‘Just me and her’
Craig resident recalls time spent as teen caregiver
Editor’s note: This is part two of a two-part story about the experiences one Craig resident had while caring for her cancer-stricken mother as a teenager and young adult living in New Jersey. To read the first part of the story, click here
At only 15-years-old, Kia Fisher learned her mother, Janice Fisher, had breast cancer.
As it was just the two of them, Kia took on the role of primary caregiver to her mother, maintaining that role for ten years until Janice lost the fight.
Every step of the way held emotional and physical ups and downs for both Kia and her mother.
Although something she never thought twice about doing, Kia traded in her childhood and young adulthood years to be there for her mom.
Dealing with the Docs
As part of her caregiver role, Kia dealt with matters most adults dread.
Dealing with her mom’s doctors was one of those tasks.
“I wrote everything down,” Kia said. “I was like, ‘hold on, you said what now? You need to repeat that. I want brochures.’ I asked questions.”
Kia said being so involved and asking so many questions helped her tremendously by allowing her to know what was going on with her mom.
“Unless you ask what kinds of medicines are in chemo, they’re usually not going to tell you because they’ve already explained it to the patient,” Kia said. “You have to be on your game.”
Another aspect of Kias role as caregiver was dealing with lawyers and Janice’s after life plans.
“We always had the talks about what would happen if she didn’t come out of surgery, what would happen if she didn’t make it,” Kia said. “on that level we were very open. We had to communicate. I had to know what was what.
“I was only 17 so if something happened, who was I to go to? Do I still go to school? do I move? There were so many questions that at 17 I had no idea (about), and I was petrified to lose my mother. My dad wasn’t in the picture, so it was just me and her.”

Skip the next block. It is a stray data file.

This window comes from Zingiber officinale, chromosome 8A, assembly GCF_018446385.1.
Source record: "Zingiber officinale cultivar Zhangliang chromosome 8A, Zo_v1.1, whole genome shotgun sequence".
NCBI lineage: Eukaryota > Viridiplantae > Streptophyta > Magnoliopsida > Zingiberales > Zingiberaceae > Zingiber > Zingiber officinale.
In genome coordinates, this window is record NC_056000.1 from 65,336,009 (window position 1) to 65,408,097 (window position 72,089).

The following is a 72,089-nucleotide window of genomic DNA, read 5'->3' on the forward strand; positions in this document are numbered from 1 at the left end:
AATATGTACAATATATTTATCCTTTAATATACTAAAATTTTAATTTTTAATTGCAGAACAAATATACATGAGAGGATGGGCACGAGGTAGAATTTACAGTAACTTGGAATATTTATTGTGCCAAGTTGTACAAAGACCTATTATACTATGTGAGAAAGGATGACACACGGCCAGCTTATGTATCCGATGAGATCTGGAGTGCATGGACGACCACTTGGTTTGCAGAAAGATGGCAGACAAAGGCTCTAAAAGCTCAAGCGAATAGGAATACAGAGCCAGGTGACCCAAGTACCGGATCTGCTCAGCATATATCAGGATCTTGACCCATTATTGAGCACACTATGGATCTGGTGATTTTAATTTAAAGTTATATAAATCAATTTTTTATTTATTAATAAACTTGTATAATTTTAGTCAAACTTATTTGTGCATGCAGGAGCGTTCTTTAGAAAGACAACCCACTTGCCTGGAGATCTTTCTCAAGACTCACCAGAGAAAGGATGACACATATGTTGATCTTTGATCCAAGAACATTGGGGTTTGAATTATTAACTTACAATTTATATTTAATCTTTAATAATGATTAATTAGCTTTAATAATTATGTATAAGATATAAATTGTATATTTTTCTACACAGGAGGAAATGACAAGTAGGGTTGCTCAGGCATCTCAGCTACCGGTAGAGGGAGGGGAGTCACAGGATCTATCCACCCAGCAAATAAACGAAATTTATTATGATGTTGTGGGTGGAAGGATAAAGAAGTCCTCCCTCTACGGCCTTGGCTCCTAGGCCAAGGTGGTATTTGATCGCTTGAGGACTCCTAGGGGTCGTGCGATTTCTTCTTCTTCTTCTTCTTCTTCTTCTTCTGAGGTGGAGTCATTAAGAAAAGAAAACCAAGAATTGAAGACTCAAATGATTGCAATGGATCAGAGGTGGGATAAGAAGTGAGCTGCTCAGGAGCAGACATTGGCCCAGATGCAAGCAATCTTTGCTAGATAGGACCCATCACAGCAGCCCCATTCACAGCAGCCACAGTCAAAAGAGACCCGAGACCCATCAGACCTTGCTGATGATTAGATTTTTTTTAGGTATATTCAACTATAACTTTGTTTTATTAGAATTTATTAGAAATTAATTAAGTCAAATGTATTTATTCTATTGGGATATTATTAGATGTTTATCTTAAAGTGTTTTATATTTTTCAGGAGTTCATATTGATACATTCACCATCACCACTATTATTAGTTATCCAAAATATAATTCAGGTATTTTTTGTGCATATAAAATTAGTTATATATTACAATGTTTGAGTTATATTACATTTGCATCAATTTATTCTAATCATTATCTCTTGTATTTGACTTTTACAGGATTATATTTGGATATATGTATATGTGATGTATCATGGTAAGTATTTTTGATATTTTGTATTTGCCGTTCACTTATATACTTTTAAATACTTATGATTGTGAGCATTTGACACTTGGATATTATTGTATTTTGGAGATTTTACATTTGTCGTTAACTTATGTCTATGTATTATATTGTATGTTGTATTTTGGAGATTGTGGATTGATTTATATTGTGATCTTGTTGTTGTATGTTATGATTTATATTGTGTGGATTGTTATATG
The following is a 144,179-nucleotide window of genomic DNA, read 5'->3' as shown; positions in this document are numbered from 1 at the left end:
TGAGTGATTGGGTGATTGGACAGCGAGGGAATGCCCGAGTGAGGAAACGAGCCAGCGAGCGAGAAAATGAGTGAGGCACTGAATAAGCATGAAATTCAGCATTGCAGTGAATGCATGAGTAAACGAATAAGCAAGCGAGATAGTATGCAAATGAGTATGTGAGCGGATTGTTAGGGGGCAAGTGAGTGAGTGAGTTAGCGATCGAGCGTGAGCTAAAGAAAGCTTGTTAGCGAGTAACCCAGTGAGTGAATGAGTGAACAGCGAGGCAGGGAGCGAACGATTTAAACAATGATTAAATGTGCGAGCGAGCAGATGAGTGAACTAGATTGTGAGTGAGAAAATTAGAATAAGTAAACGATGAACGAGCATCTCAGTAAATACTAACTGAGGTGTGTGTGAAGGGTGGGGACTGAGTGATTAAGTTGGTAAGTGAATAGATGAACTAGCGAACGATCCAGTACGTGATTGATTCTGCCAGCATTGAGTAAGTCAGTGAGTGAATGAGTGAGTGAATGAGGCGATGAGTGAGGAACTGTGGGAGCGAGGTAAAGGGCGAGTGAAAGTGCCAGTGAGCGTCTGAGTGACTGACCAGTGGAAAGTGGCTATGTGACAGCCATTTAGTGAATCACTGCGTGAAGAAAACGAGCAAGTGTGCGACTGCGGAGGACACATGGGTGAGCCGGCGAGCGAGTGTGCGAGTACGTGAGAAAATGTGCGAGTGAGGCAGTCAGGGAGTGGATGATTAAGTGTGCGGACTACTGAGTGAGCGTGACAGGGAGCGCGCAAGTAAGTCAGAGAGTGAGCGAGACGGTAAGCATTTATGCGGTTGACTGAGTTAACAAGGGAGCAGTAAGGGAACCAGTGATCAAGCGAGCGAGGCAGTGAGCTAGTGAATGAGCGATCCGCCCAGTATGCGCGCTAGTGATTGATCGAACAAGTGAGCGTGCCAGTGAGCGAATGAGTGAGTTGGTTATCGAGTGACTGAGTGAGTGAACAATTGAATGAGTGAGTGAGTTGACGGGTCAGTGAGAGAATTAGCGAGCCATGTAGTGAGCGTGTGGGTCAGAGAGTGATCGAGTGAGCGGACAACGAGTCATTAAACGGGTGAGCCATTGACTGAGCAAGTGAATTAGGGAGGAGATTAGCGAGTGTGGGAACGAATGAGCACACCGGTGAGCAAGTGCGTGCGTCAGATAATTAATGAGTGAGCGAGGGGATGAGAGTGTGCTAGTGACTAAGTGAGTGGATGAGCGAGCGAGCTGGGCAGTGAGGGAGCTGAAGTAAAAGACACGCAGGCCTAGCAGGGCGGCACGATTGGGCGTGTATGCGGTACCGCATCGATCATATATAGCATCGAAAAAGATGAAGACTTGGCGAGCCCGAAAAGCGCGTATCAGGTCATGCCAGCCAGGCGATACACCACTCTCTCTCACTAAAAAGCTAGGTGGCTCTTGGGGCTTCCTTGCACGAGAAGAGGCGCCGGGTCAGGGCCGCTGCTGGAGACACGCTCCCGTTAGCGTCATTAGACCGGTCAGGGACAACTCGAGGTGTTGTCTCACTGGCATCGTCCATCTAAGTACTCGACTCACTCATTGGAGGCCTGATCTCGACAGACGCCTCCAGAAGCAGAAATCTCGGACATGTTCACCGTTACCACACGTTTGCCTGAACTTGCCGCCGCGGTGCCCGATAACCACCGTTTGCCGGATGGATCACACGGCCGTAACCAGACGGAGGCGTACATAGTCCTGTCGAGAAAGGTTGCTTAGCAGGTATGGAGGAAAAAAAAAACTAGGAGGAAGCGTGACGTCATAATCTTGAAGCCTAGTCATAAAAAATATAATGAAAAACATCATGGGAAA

Kia said she didn’t like having to deal with the will, lawyers, funeral arrangements or being the one to ask her mother if she wanted to be cremated.
“I’m 26-years-old, I shouldn’t be having this conversation with my mother,” Kia said.
2 weeks of Hell
Kia said there came a point when her mother couldn’t take the pain anymore, forcing her to make one of the hardest decisions she’d ever make.
She said putting her mother in hospice meant it was over.
“She knew in a way too, because she said, ‘it’s OK. I can go to hospice,’” Kia said. “We were there for about two weeks. I lived there. I wasn’t going out drinking, partying or hanging out with friends. It just wasn’t, it wasn’t anything I had expected my twenties to be.”
Fisher said she felt helpless during her stay with her mother in hospice, unable to do anything for her mom except sit and talk with her.
“Living in hospice those two weeks was hell,” Kia said. “Seeing your parent deteriorate in front of you is pretty gut wrenching.”
At the end, Kia said she told her mother it was time, saying both of them were done and encouraging Janice to let go.
About two days later Janice passed away.
Losing a Best Friend
“She was my best friend, absolutely,” Kia said about Janice. “No matter how sick she was feeling she was there for me. She was always there. And I guess in the big scheme of things that’s what mattered, and why I didn’t care about taking care of her.”
Kia said her dad walked when she was young but her mom didn’t quit.
“She worked two jobs,” Kia said. “She wanted me to have the life of a normal two parent home. She wanted me to go to birthday parties and bring a gift.”
Kia said she experienced so many emotions, wavering back and forth between anger and sadness.